Terence Krey: I think that it’s not a clean ending in a number of ways, and I feel like as much as the world is heightened and the kind of magic is happening, the reality of what these two characters have gone through and done to each other, we never wanted that but that’s very grounded. Another thing– without being too spoiler-y about the ending itself–Christine and I in writing it together and making it together have talked about how the whole film is like holding in a breath. There’s very little catharsis, it’s constantly feeling it in your chest. That’s very interesting, and I’ve always thought of it in the way of how it relates to the ending.
The Knockturnal: You both have worked on numerous projects together. How did you two meet, and what’s next for this partnership?
Christine Nyland: We met because I saw a casting breakdown that was described as post-modern Buffy the Vampire Slayer and I was like, “well I have to work on that!” I guessed Terence’s email address and was like “well I want to work on this!” We both have a very strong affinity for Buffy the Vampire Slayer which has kind of informed our approach to film in a lot of ways and the stories we want to tell. As Terence was saying earlier, we use supernatural elements to heighten emotional states in a way that actually make them feel more real, because when you experience them in real life, they do feel big, they do feel life or death. When you translate them into a supernatural or horror metaphor, they actually are in the stakes of the film. Even if it is theoretically heightened, it doesn’t feel big or false, or it doesn’t have to, and I think that’s something that grounds a lot of our work.
Terence Krey: Before An Unquiet Grave, we had Graves which is the web series I met Christine on. From there we transitioned more into a duo of writing and producing together. Since then it’s been pretty much a bullet train. We actually just shot a film [Distress Signals] in quarantine in the middle of the words in Massachusetts with two other very good friends this past summer. That’s now in post-production which was a lot of fun and a nice respite from what we’ve all been living through this past year. Other than that, we have a few other scripts, one that’s in development and hopefully going into production next summer.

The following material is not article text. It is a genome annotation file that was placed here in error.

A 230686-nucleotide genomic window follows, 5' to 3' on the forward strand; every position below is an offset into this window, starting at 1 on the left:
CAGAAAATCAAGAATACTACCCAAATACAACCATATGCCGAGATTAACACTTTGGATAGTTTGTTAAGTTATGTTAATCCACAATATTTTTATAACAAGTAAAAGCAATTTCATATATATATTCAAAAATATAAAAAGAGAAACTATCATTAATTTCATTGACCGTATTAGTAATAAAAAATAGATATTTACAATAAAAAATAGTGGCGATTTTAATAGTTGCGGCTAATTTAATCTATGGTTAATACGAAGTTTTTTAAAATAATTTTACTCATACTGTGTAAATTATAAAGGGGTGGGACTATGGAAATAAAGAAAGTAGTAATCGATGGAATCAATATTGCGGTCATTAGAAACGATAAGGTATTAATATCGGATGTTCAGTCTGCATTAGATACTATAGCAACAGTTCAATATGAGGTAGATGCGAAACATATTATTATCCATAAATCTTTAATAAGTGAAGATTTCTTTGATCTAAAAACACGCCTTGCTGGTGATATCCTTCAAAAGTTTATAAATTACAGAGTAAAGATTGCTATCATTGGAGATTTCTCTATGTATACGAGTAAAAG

The Knockturnal: How was filming Distress Signals during the pandemic?
Christine Nyland: It was amazing because it was like not filming during a pandemic. We got the smallest team we could and then everyone got tested, and we all lived together in the woods. There was one time we went to the grocery store and we got out of the car and were like “oh wait do we have masks?” We hadn’t been around people in so long. I’m in Tucson now but both of us have been in New York. Especially earlier on even just going outside was stressful, like in the spring and early summer.
Terence Krey: I live in Astoria and there were times when we were planning where I’d just going to the grocery store and be walking down the street during pre-production, and I was like “can we please just be shooting a movie in the middle of Massachusetts right now? That feels so much safer than everything that we’re going through here!” It was just four people: myself, Christine, our director of photography Dan [Fox], and another hand. I’m in the film, that’s how small this thing was.
Christine Nyland: So is John, the fourth person! Everyone’s in the movie.
Terence Krey: Obviously we have a background in this small filmmaking and what we learned with An Unquiet Grave and other things, and so we were able to really be aware of what a film at this scale needs.
Christine Nyland: It was really sort of a fantastic challenge and provocative because we didn’t really know we were going to film it until right before shooting. The plan was always like if someone’s test comes back positive, we pull the plug on the whole thing. Most of it’s me, most of it’s a one-hander. It was such a fantastic exercise in what do you have to have in order for something to be engaging? How do you have moment-to-moment small conflicts and then bigger conflicts that then get smaller again so you have a nice ebb and flow and rise in action, like how do you do all that? We joked that it very much felt like an assignment that you might be given in a screenwriting class so you can then have everything else feel easier after it.
The Knockturnal: I’m definitely looking forward to seeing Distress Signals. And why not shoot a cabin in the woods horror movie during quarantine?
Christine Nyland: Now is the time!
“An Unquiet Grave” premiered during the Nightstream Film Festival on October 11th